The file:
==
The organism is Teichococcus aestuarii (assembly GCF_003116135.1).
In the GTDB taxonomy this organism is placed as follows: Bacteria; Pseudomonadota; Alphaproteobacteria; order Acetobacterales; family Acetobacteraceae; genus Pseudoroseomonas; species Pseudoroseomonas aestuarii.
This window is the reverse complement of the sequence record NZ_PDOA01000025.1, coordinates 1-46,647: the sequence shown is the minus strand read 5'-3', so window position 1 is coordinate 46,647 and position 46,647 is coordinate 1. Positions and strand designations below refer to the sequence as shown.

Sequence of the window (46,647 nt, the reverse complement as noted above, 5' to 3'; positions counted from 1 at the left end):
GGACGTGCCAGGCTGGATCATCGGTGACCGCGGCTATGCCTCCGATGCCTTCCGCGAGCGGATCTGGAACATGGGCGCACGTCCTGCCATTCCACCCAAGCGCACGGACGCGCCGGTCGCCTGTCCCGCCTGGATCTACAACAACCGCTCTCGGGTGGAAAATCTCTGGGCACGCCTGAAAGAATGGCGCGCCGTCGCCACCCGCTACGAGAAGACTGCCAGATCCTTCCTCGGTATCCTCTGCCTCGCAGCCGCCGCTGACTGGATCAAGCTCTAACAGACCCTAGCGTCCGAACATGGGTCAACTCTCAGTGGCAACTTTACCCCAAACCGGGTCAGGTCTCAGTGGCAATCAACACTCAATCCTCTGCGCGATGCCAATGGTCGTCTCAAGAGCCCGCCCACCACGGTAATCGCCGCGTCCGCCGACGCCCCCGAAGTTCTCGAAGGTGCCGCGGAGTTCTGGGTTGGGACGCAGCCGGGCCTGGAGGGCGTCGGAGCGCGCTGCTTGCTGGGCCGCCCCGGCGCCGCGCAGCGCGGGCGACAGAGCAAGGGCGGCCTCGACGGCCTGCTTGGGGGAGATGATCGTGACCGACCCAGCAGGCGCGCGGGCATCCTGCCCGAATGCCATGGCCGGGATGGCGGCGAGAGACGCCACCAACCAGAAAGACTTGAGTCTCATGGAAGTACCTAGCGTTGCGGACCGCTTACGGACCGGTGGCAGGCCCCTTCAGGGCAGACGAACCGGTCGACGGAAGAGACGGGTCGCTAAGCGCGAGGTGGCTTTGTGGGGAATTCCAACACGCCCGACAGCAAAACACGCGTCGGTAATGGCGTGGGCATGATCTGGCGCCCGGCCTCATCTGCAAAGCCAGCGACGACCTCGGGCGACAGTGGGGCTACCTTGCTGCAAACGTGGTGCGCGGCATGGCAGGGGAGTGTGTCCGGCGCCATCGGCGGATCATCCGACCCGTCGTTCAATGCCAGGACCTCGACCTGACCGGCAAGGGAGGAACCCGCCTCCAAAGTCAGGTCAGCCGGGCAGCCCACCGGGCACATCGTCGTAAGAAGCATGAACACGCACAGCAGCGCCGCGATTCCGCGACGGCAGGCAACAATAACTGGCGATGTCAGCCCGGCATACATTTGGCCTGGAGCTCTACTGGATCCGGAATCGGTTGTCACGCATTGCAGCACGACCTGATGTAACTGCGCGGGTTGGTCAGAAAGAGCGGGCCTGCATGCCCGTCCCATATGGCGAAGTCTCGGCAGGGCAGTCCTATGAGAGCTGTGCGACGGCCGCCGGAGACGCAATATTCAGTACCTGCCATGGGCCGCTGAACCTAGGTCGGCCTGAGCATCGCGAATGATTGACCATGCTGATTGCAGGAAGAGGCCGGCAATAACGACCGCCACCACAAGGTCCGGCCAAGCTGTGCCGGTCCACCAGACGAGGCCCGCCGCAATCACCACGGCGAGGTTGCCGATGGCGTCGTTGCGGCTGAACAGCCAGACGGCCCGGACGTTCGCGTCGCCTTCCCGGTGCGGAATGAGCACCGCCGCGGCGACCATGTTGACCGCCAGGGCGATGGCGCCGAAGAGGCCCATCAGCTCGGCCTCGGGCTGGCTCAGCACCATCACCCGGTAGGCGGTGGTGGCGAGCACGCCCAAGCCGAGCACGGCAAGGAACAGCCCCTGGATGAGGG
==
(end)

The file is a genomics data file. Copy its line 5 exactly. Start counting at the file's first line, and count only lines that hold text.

GGACGTGCCAGGCTGGATCATCGGTGACCGCGGCTATGCCTCCGATGCCTTCCGCGAGCGGATCTGGAACATGGGCGCACGTCCTGCCATTCCACCCAAGCGCACGGACGCGCCGGTCGCCTGTCCCGCCTGGATCTACAACAACCGCTCTCGGGTGGAAAATCTCTGGGCACGCCTGAAAGAATGGCGCGCCGTCGCCACCCGCTACGAGAAGACTGCCAGATCCTTCCTCGGTATCCTCTGCCTCGCAGCCGCCGCTGACTGGATCAAGCTCTAACAGACCCTAGCGTCCGAACATGGGTCAACTCTCAGTGGCAACTTTACCCCAAACCGGGTCAGGTCTCAGTGGCAATCAACACTCAATCCTCTGCGCGATGCCAATGGTCGTCTCAAGAGCCCGCCCACCACGGTAATCGCCGCGTCCGCCGACGCCCCCGAAGTTCTCGAAGGTGCCGCGGAGTTCTGGGTTGGGACGCAGCCGGGCCTGGAGGGCGTCGGAGCGCGCTGCTTGCTGGGCCGCCCCGGCGCCGCGCAGCGCGGGCGACAGAGCAAGGGCGGCCTCGACGGCCTGCTTGGGGGAGATGATCGTGACCGACCCAGCAGGCGCGCGGGCATCCTGCCCGAATGCCATGGCCGGGATGGCGGCGAGAGACGCCACCAACCAGAAAGACTTGAGTCTCATGGAAGTACCTAGCGTTGCGGACCGCTTACGGACCGGTGGCAGGCCCCTTCAGGGCAGACGAACCGGTCGACGGAAGAGACGGGTCGCTAAGCGCGAGGTGGCTTTGTGGGGAATTCCAACACGCCCGACAGCAAAACACGCGTCGGTAATGGCGTGGGCATGATCTGGCGCCCGGCCTCATCTGCAAAGCCAGCGACGACCTCGGGCGACAGTGGGGCTACCTTGCTGCAAACGTGGTGCGCGGCATGGCAGGGGAGTGTGTCCGGCGCCATCGGCGGATCATCCGACCCGTCGTTCAATGCCAGGACCTCGACCTGACCGGCAAGGGAGGAACCCGCCTCCAAAGTCAGGTCAGCCGGGCAGCCCACCGGGCACATCGTCGTAAGAAGCATGAACACGCACAGCAGCGCCGCGATTCCGCGACGGCAGGCAACAATAACTGGCGATGTCAGCCCGGCATACATTTGGCCTGGAGCTCTACTGGATCCGGAATCGGTTGTCACGCATTGCAGCACGACCTGATGTAACTGCGCGGGTTGGTCAGAAAGAGCGGGCCTGCATGCCCGTCCCATATGGCGAAGTCTCGGCAGGGCAGTCCTATGAGAGCTGTGCGACGGCCGCCGGAGACGCAATATTCAGTACCTGCCATGGGCCGCTGAACCTAGGTCGGCCTGAGCATCGCGAATGATTGACCATGCTGATTGCAGGAAGAGGCCGGCAATAACGACCGCCACCACAAGGTCCGGCCAAGCTGTGCCGGTCCACCAGACGAGGCCCGCCGCAATCACCACGGCGAGGTTGCCGATGGCGTCGTTGCGGCTGAACAGCCAGACGGCCCGGACGTTCGCGTCGCCTTCCCGGTGCGGAATGAGCACCGCCGCGGCGACCATGTTGACCGCCAGGGCGATGGCGCCGAAGAGGCCCATCAGCTCGGCCTCGGGCTGGCTCAGCACCATCACCCGGTAGGCGGTGGTGGCGAGCACGCCCAAGCCGAGCACGGCAAGGAACAGCCCCTGGATGAGGG